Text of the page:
7 Books That Changed The Way I Think About Entrepreneurship
Honestly, I don’t have a natural love for reading.
And as an entrepreneur (I currently run two tech companies while advising several more), my packed schedule makes it difficult to dive into a book every day. When I do have some rare downtime, I’d rather watch a movie. But I know there’s an entire universe of insight out there in the pages of business books. So last year, I decided to read a book a month.
Since making that pledge, I’ve read over a dozen business books, a number of which have been instrumental in redefining my approach to my work.
Reading reminds me that, even though what I’m doing with my companies feels unique, many others have been in my shoes before. The trials, tribulations and triumphs of every entrepreneur are often the same. Understanding this parallelism can help you create a roadmap for running your own business.
Soaking in others’ experiences and applying them to your own is incredibly interesting and valuable. Sometimes, you agree with the author’s perspective. Other times you don’t. But either way, as an entrepreneur, it’s fun to imagine what would happen if you took the same path at your own business.
Here are the seven books that have had the greatest impact.
1. How To Win Friends And Influence People
This book, originally published in 1936, is a classic. But the book’s examples and advice are still incredibly relevant today.
I’ve written about my own approach to relationship-building in business, and how the relationships I’ve built in my career have opened so many doors. If I’ve learned anything through my networking experiences, it’s that in order to connect with people, you need to know how to speak to them in a genuine way. This book provides a comprehensive refresher on that vital skill.
The author, Dale Carnegie, makes a number of insightful observations about communication — like how people remember how you made them feel, not necessarily what you said.
2. Growth IQ
Tiffani Bova, the global customer growth and innovation officer at Salesforce, has helped a number of companies experience massive growth.
Through a number of real-life use cases, she illustrates how no two companies are the same. And for that reason, she argues, growth strategies must be developed on an individual basis — not copied from another successful business.
In this book, Bova writes that a purposeful culture, which drives people to achieve and adds meaning to their work, is an absolute imperative for any company looking to scale. She asserts that culture must be a key focus in every growth model because, of course, your people are the ones who are going to create that growth.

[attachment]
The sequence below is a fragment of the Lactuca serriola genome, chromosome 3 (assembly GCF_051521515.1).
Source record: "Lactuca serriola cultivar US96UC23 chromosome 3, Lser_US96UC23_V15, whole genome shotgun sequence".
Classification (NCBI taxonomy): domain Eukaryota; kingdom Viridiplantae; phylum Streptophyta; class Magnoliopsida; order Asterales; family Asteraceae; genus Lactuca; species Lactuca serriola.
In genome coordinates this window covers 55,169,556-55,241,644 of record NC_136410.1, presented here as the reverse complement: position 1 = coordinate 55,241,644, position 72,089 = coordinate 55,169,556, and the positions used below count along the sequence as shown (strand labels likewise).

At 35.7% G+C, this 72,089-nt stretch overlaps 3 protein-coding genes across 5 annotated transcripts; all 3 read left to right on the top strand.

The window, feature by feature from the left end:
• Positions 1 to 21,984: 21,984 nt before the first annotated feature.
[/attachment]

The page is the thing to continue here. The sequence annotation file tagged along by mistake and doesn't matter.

3. Measure What Matters
This is, without a doubt, one of the best business books out there right now. It basically teaches you the Google approach to measuring performance.
The key concept here is setting OKRs (objectives and key results). And there are two specific types of OKRs: commitment-focused and aspirational-focused.
Basically, the former encompasses all the basic goals you’re expected to reach, while the latter category is comprised of moonshots. “Measure What Matters” teaches you to balance these two types of goals, and why aspirational ones are so important: even if you only get 70% of the way there, it’s still an outstanding achievement.
In this book, author Gino Wickman walks you through the entire business creation and development process. He covers everything from high-level strategy to in-the-weeds stuff — culture, prioritization, strategy, business frameworks, and more.
I’d recommend it to anyone — first-time entrepreneurs in particular — looking to add some structure to their business knowledge.
5. The Hard Thing About Hard Things
This is one of my all-time favorite business books.
Ben Horowitz is one of the most accomplished VCs in the game. And he acquired his fair share of battle scars to get there.
In “The Hard Thing About Hard Things,” Horowitz shares an intimate, raw retelling of his journey — the challenges, struggles and pain inherent to building a company. This book provides a very real, in-depth look at life as a founder and CEO. He definitely doesn’t sugarcoat things.
I recommend it to entrepreneurs, but it’s useful for any business professional.
6. The Lean Startup
This book is focused on business strategy and modeling, with the caveat that you can’t let focusing on strategy distract you from actually executing.
It will teach you what to measure and how to measure it, plus how to gauge what is and isn’t working. So much of succeeding in business is just prioritizing what’s most important. This book reminds you how to do exactly that.
“The Lean Startup” provided me with a much-needed gut check. It forced me to think about where I’m actually at with my companies rather than leaning on what I’ve already accomplished.
7. The 10X Rule
The author, Grant Cardone, urges companies to shoot for 10x more results by increasing their effort 10-fold. This book resonated with me because I’ve always been a big believer in the idea that, if you think small, you can only achieve small. So why not have big, crazy aspirations? No one has ever accomplished their most major achievements because they were focused on small goals.
The real world is very different from business school. School teaches you the concepts but doesn’t always show you how they work in action. Reading about real-world business experiences — journeys, successes, and failures — can help professionals bridge that gap.